Thursday, February 16, 2017

In the News: BAR

Concert planned for Ghost Ship victims

Reverend Megan Rohrer
Photo: Courtesy Facebook

For survivors and loved ones, the emotional wounds inflicted by the December 2 fire at the Ghost Ship warehouse in Oakland still run deep, according to the Reverend Megan Rohrer, a trans person who leads Grace Lutheran Church in San Francisco's Sunset neighborhood.

The fire broke out at 11:20 p.m. on a Friday night as people were enjoying an evening of music and dancing. At least three of the 36 people who died identified as trans, including Cash Askew, a popular musician and DJ.

Next Thursday, February 23, Rohrer, other faith leaders, healers, as well as artists and musicians will participate in "Elegy for Ghost Ship: An Evening of Music in Remembrance" at Grace Cathedral atop San Francisco's Nob Hill.

Rohrer organized the evening with Gabriel Connor, 22, who attends Grace Lutheran. Connor, who preferred not to say how he identifies, said he was a close friend of Askew's.

Connor approached Rohrer with the idea for the elegy and the two worked together on organizing the event.

"When a tragedy happens in our community we need a lot of opportunities to mourn," Rohrer told the Bay Area Reporter. "When the original tragedy happens the first thing we do is mourn the victims and care for the survivors. Then we attend to the people who may have had similar tragedies in their lives and who might be affected by seeing this in the news media."
Rohrer also noted that first responders and parents who imagine losing children in such a tragedy might also be in need of guidance and healing.

Connor said that he doesn't want people to think that those at Ghost Ship were there because of marginalization by society.

"Many people were there not out of being relegated but out of being empowered," he said. "Out of their relegation they found empowerment at Ghost Ship."

Connor also does not want the victims to be forgotten.

"They deserve a bit of recompense from the communities they inhabit," he said.
Rohrer said the evening would be one of musical remembrance.

"There will also be poetic spoken word and faith offerings, as well as light projection with some instrumental sounds," Rohrer explained.

Rohrer, who prefers gender-neutral pronouns, said that pews would be removed from the sanctuary so that people could move about freely to partake of the various performances that will take place simultaneously.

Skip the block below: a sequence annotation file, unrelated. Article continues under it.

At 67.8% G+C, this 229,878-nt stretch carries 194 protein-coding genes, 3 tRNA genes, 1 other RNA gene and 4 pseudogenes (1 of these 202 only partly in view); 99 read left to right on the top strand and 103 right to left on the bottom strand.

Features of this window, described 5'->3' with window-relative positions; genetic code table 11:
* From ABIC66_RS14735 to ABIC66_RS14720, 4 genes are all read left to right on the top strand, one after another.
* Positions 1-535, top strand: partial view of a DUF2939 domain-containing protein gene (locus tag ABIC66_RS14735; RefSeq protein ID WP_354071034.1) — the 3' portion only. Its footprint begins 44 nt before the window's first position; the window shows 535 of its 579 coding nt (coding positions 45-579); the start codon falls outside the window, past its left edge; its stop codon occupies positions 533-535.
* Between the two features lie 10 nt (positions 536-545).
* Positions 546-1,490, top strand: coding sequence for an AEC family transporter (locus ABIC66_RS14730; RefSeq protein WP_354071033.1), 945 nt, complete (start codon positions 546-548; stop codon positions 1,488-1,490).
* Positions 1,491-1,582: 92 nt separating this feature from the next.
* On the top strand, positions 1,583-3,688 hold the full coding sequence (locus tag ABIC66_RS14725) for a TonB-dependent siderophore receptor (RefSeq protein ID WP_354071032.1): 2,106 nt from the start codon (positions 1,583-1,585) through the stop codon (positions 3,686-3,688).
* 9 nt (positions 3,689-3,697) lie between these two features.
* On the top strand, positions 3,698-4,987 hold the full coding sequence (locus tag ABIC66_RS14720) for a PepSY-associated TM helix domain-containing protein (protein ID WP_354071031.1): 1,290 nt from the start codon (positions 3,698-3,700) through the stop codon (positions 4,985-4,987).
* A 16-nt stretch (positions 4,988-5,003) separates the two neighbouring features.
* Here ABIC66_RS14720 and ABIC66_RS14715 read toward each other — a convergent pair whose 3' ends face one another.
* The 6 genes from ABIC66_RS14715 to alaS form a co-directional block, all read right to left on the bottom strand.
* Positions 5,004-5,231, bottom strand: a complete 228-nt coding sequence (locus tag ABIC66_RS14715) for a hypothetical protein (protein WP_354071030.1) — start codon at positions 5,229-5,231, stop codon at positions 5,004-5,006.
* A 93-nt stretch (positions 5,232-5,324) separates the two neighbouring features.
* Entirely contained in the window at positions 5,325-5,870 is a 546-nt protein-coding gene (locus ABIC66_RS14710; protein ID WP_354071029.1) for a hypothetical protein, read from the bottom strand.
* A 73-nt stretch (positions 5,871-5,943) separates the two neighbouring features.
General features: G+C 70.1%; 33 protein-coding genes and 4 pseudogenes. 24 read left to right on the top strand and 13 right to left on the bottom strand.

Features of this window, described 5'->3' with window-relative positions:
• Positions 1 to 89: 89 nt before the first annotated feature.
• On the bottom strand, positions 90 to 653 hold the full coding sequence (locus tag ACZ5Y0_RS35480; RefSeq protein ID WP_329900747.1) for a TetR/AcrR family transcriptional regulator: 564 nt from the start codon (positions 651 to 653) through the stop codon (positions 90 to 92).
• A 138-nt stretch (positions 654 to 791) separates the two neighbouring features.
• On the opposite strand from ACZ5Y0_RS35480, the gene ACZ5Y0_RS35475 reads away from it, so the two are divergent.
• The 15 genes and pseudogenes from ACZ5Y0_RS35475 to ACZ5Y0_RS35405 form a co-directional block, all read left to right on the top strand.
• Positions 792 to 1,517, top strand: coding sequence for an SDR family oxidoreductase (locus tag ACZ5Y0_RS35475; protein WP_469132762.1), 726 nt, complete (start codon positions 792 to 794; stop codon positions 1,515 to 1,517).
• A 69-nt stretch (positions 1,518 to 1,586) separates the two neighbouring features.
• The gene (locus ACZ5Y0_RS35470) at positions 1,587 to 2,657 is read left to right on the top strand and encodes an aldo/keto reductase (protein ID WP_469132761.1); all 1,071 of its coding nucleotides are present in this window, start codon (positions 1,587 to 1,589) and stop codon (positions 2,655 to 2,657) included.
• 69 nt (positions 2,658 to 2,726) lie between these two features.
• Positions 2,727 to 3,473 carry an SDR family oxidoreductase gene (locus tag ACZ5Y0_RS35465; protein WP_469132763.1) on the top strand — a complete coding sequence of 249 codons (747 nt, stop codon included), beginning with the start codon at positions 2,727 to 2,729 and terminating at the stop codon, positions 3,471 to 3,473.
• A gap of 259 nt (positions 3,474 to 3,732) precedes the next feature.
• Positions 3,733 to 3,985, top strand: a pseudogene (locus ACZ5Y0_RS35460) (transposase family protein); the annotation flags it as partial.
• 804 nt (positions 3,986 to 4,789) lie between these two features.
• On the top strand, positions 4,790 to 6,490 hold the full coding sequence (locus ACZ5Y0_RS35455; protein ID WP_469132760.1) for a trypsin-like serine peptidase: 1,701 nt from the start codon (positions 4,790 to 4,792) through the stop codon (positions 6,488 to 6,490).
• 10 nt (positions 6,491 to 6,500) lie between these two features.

"This is a true warehouse experience but in a cathedral," they said. "The acoustics at Grace Cathedral are very bouncy so people can choose their own adventure."

Participants scheduled to appear include SOS Singers of the Street, a chorus of homeless people that Rohrer leads; throat singer Enrique Ugalde; and opera diva Marissa Lenhardt Patton. Students from the Ruth Asawa School of the Arts are also expected to participate.

Ambient sounds will be provided by Katabatik-Jay Fields, while Terry Estioko will offer video projections. The Very Reverend Dr. Malcolm Clemens Young of Grace Cathedral will also be present.
"Ghost Ship," a new poem written by singer-songwriter Judy Collins and posted on her Facebook page December 18, will be read as part of the elegy.

"Given the political climate we live in every opportunity to use art and to find hope and counter divisiveness is an opportunity to embody the world we all deserve," Rohrer said, referring to the Trump administration. "Art is healing. People of all economic statures deserve a safe space to make and enjoy art. These spaces should be open to people of all sexual orientations and gender identities."
The concert is part of the cathedral's "Spacious Grace," an annual free-form arts festival.

"Elegy for Ghost Ship" will take place February 23 from 8 to 10 p.m. at Grace Cathedral, 1100 California Street. No admission will be charged, but donations will be accepted. Proceeds to benefit the Trans Assistance Project in Oakland.

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